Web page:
1930s reported the drinking and singing went
on for hours and became "increasingly
frenzied and reportedly often ended in
fornication" [quoted by Richard Edis, Peak
of Limuria, page 60].
The Ilois were very attached to
the dance. Small wonder. There
were no concert halls, singles bars, or even
penny arcades in the Chagos in those
days! Besides being a cultural affair,
it certainly was the most fun to be had,
especially if there was fornication
involved... kind of the way keggers are for
stateside college students. According
to Edis, "an attempt by a manager in the
Salomons to ban Sega in 1937 led to an
insurrection"! Lead by future-Senator
Blutarski no doubt.
During Kirby's year (68 - 69) on
the island, he says "they popped up here and
there on Saturday nights." One Saturday
night Kirby and the boys were invited to
one, along with Reginald Payete, the
plantation manager, and by all reports, it
was wild. The music consisted of
fantastic singing by a woman with an
intoxicating voice, and the band consisted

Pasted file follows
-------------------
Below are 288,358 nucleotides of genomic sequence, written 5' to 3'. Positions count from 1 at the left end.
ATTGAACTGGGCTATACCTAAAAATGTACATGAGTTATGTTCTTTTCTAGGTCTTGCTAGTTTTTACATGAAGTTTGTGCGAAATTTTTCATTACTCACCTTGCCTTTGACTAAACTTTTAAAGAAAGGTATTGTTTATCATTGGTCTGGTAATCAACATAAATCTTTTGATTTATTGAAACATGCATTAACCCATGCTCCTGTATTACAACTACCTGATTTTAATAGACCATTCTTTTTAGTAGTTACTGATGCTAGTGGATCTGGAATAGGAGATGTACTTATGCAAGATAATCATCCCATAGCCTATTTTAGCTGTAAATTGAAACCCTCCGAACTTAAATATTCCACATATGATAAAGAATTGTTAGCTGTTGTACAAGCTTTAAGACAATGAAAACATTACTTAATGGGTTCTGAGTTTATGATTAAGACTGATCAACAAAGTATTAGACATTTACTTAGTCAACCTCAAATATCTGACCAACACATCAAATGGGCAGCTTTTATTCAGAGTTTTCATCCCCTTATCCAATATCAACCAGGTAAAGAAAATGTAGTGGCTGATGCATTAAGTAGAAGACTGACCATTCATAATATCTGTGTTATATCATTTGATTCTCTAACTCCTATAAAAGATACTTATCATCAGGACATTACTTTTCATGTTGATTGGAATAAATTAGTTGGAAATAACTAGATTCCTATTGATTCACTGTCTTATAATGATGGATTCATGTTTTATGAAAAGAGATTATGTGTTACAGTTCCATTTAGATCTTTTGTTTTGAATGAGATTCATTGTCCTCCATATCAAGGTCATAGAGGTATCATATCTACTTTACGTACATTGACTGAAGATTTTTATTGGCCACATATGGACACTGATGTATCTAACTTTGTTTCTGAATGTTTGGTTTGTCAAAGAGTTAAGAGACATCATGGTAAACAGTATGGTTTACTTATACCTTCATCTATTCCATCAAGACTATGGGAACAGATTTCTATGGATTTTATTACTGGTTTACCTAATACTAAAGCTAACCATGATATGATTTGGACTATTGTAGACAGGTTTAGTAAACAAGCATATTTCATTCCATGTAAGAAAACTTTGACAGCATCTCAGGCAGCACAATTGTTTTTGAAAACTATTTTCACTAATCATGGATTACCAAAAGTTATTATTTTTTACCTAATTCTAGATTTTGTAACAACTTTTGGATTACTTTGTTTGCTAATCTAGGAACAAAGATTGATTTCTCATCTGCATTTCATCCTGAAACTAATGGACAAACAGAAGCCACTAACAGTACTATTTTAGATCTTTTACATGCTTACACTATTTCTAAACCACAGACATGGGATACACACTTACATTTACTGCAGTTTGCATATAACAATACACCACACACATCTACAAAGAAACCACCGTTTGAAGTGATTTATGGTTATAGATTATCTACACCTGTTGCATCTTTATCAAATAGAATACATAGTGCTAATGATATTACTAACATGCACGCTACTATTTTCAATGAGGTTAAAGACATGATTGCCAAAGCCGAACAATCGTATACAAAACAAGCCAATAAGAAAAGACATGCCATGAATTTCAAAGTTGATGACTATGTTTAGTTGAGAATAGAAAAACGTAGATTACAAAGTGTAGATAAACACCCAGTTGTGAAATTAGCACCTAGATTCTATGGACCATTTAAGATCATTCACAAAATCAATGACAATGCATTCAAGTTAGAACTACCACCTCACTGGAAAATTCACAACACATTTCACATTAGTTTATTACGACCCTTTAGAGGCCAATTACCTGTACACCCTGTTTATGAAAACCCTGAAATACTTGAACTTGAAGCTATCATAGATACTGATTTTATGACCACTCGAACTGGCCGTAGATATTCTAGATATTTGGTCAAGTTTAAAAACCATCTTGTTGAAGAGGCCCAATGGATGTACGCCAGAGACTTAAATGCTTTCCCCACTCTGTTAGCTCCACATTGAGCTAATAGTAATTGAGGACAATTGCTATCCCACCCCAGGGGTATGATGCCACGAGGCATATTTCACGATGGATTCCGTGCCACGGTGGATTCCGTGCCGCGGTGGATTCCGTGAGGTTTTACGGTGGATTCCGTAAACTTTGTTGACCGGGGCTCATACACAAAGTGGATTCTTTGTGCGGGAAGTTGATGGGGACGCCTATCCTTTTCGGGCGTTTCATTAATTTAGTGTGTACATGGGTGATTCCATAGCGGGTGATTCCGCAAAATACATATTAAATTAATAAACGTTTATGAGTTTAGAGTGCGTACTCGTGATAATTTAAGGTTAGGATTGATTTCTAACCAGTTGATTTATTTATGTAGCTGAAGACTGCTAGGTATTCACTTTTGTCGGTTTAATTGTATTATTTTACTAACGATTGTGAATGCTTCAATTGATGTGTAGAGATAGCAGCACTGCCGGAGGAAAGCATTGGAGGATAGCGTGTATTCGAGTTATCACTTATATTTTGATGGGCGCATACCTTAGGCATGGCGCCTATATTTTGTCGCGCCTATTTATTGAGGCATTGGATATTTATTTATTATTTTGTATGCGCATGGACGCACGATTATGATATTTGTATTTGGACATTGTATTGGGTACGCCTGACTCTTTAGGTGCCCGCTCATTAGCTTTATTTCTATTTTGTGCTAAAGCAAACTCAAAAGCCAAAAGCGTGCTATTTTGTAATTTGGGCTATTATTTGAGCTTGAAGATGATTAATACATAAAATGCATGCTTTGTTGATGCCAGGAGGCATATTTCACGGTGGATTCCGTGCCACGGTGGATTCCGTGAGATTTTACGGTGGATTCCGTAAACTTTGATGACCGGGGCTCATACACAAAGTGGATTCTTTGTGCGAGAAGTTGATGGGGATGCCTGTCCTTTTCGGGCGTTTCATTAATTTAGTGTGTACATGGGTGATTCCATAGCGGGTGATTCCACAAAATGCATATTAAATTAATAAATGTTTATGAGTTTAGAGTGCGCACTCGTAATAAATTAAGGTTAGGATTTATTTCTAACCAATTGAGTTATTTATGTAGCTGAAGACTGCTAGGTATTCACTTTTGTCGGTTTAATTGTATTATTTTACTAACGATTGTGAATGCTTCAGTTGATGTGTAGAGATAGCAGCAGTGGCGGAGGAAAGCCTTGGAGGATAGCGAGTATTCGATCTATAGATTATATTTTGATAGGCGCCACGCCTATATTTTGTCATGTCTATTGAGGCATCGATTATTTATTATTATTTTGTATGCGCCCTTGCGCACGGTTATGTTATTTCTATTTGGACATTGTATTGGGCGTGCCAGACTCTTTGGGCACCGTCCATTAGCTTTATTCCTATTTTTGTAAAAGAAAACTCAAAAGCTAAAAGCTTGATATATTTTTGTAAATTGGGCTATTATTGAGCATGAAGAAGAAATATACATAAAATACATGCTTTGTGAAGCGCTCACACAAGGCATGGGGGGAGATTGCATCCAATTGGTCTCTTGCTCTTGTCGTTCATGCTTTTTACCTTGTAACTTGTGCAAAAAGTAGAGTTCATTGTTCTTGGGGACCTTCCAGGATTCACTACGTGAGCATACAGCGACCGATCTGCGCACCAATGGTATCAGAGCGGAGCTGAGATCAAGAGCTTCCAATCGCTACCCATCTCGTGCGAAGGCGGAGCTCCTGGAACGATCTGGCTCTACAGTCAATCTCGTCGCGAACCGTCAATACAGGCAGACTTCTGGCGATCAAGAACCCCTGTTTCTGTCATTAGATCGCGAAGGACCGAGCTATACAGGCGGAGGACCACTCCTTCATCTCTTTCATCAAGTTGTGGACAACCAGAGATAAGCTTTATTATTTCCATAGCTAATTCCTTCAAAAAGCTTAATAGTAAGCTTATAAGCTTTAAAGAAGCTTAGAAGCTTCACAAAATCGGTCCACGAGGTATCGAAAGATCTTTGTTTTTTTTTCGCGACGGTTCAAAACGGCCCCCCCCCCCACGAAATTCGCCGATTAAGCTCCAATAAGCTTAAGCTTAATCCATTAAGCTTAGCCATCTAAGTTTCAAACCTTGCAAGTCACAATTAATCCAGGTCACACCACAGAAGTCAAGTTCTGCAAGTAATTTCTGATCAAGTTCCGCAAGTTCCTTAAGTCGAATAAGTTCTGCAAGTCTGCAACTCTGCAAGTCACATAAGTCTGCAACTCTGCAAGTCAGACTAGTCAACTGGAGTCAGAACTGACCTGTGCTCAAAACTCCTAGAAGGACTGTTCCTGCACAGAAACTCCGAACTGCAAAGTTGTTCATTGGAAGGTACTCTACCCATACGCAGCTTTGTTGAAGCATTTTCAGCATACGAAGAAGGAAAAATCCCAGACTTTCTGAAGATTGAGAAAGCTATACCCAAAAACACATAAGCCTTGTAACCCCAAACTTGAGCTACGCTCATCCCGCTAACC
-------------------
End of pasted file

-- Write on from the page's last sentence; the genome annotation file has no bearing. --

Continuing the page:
of men beating on four 55-gallon drums with
rocks. The songs themselves were
stories in the "Creole" French of the
Seychelles and Mauritius, and were about
daily life, folk lore and many other
things. And Kirby managed to record
about 45 minutes of the singing!
In 2006, Pat
Mayot, a linguistics expert in the
Seychelles, listened to the tape and said,
"It was a very exciting moment inserting it
into my cassette player and pressing the
'play' button! Talk of a 'blast from the
past'. . . At least one of the women who
speaks has got an accent which sounds more
Mauritian than Seychellois, whereas another
sounds more Seychellois. . . Reginald Payet
(who I've been told by one person passed
away two years ago - but I'll check again to
be sure) sounds either 'tipsy' or tense. .
. I say that because in his 'speech'
he refers (very obliquely) to male junior
staff who had been behaving in a manner that
he judged insubordinate. His own Creole
contains a lot of French - I'm not sure
whether he spoke like that all the time or
whether he felt he had to 'sound right'
because he was being recorded. . . In one of
the songs the female singer praises Reginald
Payet as a good man and implies that it is
wrong that some people misbehave towards
him. All this gives some idea of the
'dynamics' of the place!"
importantly, Mr. Mayot states:
don't know if any other similar
recording from the Chagos exists -